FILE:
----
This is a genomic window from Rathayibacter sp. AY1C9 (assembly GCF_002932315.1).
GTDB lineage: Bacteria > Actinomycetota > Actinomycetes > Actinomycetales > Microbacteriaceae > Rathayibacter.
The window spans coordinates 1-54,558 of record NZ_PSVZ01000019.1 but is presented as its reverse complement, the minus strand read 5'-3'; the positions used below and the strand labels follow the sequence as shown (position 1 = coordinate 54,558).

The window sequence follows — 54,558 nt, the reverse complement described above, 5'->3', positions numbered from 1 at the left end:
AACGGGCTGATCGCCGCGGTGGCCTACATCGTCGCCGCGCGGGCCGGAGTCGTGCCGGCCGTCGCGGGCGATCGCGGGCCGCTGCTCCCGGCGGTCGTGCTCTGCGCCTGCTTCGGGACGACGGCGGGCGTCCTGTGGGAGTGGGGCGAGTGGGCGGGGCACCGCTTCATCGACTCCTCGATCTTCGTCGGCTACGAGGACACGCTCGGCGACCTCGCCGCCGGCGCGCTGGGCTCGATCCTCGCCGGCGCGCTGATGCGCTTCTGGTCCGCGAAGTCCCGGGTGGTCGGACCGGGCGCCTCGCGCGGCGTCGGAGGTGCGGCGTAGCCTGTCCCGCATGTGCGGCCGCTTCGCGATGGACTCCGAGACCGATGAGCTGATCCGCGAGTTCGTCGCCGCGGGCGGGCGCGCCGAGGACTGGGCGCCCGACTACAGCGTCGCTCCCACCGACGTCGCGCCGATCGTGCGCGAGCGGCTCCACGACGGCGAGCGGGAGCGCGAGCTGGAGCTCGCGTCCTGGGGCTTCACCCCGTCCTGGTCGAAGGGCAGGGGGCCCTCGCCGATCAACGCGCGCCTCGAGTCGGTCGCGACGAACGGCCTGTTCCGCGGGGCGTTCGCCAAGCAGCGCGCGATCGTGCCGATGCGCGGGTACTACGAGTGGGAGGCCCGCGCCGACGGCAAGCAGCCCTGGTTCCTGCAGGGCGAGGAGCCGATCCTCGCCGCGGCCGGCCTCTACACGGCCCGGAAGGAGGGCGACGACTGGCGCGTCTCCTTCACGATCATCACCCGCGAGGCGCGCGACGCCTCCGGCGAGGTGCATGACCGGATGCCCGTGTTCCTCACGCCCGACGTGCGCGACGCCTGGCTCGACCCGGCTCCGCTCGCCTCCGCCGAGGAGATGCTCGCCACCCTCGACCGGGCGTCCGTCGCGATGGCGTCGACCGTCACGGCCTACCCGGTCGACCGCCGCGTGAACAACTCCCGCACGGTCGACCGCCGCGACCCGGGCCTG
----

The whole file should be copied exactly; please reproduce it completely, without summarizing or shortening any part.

This is a genomic window from Rathayibacter sp. AY1C9 (assembly GCF_002932315.1).
GTDB lineage: Bacteria > Actinomycetota > Actinomycetes > Actinomycetales > Microbacteriaceae > Rathayibacter.
The window spans coordinates 1-54,558 of record NZ_PSVZ01000019.1 but is presented as its reverse complement, the minus strand read 5'-3'; the positions used below and the strand labels follow the sequence as shown (position 1 = coordinate 54,558).

The window sequence follows — 54,558 nt, the reverse complement described above, 5'->3', positions numbered from 1 at the left end:
AACGGGCTGATCGCCGCGGTGGCCTACATCGTCGCCGCGCGGGCCGGAGTCGTGCCGGCCGTCGCGGGCGATCGCGGGCCGCTGCTCCCGGCGGTCGTGCTCTGCGCCTGCTTCGGGACGACGGCGGGCGTCCTGTGGGAGTGGGGCGAGTGGGCGGGGCACCGCTTCATCGACTCCTCGATCTTCGTCGGCTACGAGGACACGCTCGGCGACCTCGCCGCCGGCGCGCTGGGCTCGATCCTCGCCGGCGCGCTGATGCGCTTCTGGTCCGCGAAGTCCCGGGTGGTCGGACCGGGCGCCTCGCGCGGCGTCGGAGGTGCGGCGTAGCCTGTCCCGCATGTGCGGCCGCTTCGCGATGGACTCCGAGACCGATGAGCTGATCCGCGAGTTCGTCGCCGCGGGCGGGCGCGCCGAGGACTGGGCGCCCGACTACAGCGTCGCTCCCACCGACGTCGCGCCGATCGTGCGCGAGCGGCTCCACGACGGCGAGCGGGAGCGCGAGCTGGAGCTCGCGTCCTGGGGCTTCACCCCGTCCTGGTCGAAGGGCAGGGGGCCCTCGCCGATCAACGCGCGCCTCGAGTCGGTCGCGACGAACGGCCTGTTCCGCGGGGCGTTCGCCAAGCAGCGCGCGATCGTGCCGATGCGCGGGTACTACGAGTGGGAGGCCCGCGCCGACGGCAAGCAGCCCTGGTTCCTGCAGGGCGAGGAGCCGATCCTCGCCGCGGCCGGCCTCTACACGGCCCGGAAGGAGGGCGACGACTGGCGCGTCTCCTTCACGATCATCACCCGCGAGGCGCGCGACGCCTCCGGCGAGGTGCATGACCGGATGCCCGTGTTCCTCACGCCCGACGTGCGCGACGCCTGGCTCGACCCGGCTCCGCTCGCCTCCGCCGAGGAGATGCTCGCCACCCTCGACCGGGCGTCCGTCGCGATGGCGTCGACCGTCACGGCCTACCCGGTCGACCGCCGCGTGAACAACTCCCGCACGGTCGACCGCCGCGACCCGGGCCTG